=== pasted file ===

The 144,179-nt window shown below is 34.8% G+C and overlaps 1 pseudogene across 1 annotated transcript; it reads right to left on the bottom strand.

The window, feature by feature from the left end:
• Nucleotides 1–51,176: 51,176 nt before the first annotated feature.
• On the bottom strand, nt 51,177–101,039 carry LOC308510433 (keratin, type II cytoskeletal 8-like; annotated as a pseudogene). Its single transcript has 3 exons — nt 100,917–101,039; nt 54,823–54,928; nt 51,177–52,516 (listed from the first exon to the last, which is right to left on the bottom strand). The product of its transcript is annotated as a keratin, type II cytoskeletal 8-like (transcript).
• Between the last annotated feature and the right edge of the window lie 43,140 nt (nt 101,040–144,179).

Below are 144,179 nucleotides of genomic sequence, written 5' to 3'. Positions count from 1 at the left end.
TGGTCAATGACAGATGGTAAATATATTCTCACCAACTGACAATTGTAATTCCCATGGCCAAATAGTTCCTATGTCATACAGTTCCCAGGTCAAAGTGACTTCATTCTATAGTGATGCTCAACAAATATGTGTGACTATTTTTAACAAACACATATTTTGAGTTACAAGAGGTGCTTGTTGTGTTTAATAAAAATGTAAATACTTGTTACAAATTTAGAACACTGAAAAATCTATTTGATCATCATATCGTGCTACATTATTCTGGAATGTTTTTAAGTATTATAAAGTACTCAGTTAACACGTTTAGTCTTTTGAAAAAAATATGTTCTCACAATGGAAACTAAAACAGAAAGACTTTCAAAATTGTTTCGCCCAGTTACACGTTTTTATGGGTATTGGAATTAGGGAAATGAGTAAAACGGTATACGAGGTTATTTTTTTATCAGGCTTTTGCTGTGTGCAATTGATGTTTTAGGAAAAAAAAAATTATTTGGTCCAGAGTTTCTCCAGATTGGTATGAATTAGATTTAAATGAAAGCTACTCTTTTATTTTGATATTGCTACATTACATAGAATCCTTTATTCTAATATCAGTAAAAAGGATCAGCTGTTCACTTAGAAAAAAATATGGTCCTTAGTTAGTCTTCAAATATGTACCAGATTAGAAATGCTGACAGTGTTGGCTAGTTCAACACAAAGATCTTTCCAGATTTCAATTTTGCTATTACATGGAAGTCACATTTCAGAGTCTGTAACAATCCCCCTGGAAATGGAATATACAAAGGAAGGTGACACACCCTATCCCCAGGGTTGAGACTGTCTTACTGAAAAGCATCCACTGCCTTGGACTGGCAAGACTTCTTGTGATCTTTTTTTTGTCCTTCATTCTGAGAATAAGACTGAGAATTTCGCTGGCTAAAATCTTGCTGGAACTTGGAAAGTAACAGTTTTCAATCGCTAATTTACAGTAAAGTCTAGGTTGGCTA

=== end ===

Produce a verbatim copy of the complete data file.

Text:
The 144,179-nt window shown below is 34.8% G+C and overlaps 1 pseudogene across 1 annotated transcript; it reads right to left on the bottom strand.

The window, feature by feature from the left end:
• Nucleotides 1–51,176: 51,176 nt before the first annotated feature.
• On the bottom strand, nt 51,177–101,039 carry LOC308510433 (keratin, type II cytoskeletal 8-like; annotated as a pseudogene). Its single transcript has 3 exons — nt 100,917–101,039; nt 54,823–54,928; nt 51,177–52,516 (listed from the first exon to the last, which is right to left on the bottom strand). The product of its transcript is annotated as a keratin, type II cytoskeletal 8-like (transcript).
• Between the last annotated feature and the right edge of the window lie 43,140 nt (nt 101,040–144,179).

Below are 144,179 nucleotides of genomic sequence, written 5' to 3'. Positions count from 1 at the left end.
TGGTCAATGACAGATGGTAAATATATTCTCACCAACTGACAATTGTAATTCCCATGGCCAAATAGTTCCTATGTCATACAGTTCCCAGGTCAAAGTGACTTCATTCTATAGTGATGCTCAACAAATATGTGTGACTATTTTTAACAAACACATATTTTGAGTTACAAGAGGTGCTTGTTGTGTTTAATAAAAATGTAAATACTTGTTACAAATTTAGAACACTGAAAAATCTATTTGATCATCATATCGTGCTACATTATTCTGGAATGTTTTTAAGTATTATAAAGTACTCAGTTAACACGTTTAGTCTTTTGAAAAAAATATGTTCTCACAATGGAAACTAAAACAGAAAGACTTTCAAAATTGTTTCGCCCAGTTACACGTTTTTATGGGTATTGGAATTAGGGAAATGAGTAAAACGGTATACGAGGTTATTTTTTTATCAGGCTTTTGCTGTGTGCAATTGATGTTTTAGGAAAAAAAAAATTATTTGGTCCAGAGTTTCTCCAGATTGGTATGAATTAGATTTAAATGAAAGCTACTCTTTTATTTTGATATTGCTACATTACATAGAATCCTTTATTCTAATATCAGTAAAAAGGATCAGCTGTTCACTTAGAAAAAAATATGGTCCTTAGTTAGTCTTCAAATATGTACCAGATTAGAAATGCTGACAGTGTTGGCTAGTTCAACACAAAGATCTTTCCAGATTTCAATTTTGCTATTACATGGAAGTCACATTTCAGAGTCTGTAACAATCCCCCTGGAAATGGAATATACAAAGGAAGGTGACACACCCTATCCCCAGGGTTGAGACTGTCTTACTGAAAAGCATCCACTGCCTTGGACTGGCAAGACTTCTTGTGATCTTTTTTTTGTCCTTCATTCTGAGAATAAGACTGAGAATTTCGCTGGCTAAAATCTTGCTGGAACTTGGAAAGTAACAGTTTTCAATCGCTAATTTACAGTAAAGTCTAGGTTGGCTA